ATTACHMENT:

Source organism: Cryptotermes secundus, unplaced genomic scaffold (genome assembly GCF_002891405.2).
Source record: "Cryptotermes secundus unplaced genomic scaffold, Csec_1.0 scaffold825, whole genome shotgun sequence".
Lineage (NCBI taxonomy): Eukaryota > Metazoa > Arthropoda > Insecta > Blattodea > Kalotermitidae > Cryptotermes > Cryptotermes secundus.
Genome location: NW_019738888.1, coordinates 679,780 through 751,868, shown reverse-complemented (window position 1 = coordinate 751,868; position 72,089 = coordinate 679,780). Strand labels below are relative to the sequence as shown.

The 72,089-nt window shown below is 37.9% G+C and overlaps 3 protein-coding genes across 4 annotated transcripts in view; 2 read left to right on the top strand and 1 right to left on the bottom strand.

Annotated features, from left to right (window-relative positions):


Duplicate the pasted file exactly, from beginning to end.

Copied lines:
Source organism: Cryptotermes secundus, unplaced genomic scaffold (genome assembly GCF_002891405.2).
Source record: "Cryptotermes secundus unplaced genomic scaffold, Csec_1.0 scaffold825, whole genome shotgun sequence".
Lineage (NCBI taxonomy): Eukaryota > Metazoa > Arthropoda > Insecta > Blattodea > Kalotermitidae > Cryptotermes > Cryptotermes secundus.
Genome location: NW_019738888.1, coordinates 679,780 through 751,868, shown reverse-complemented (window position 1 = coordinate 751,868; position 72,089 = coordinate 679,780). Strand labels below are relative to the sequence as shown.

The 72,089-nt window shown below is 37.9% G+C and overlaps 3 protein-coding genes across 4 annotated transcripts in view; 2 read left to right on the top strand and 1 right to left on the bottom strand.

Annotated features, from left to right (window-relative positions):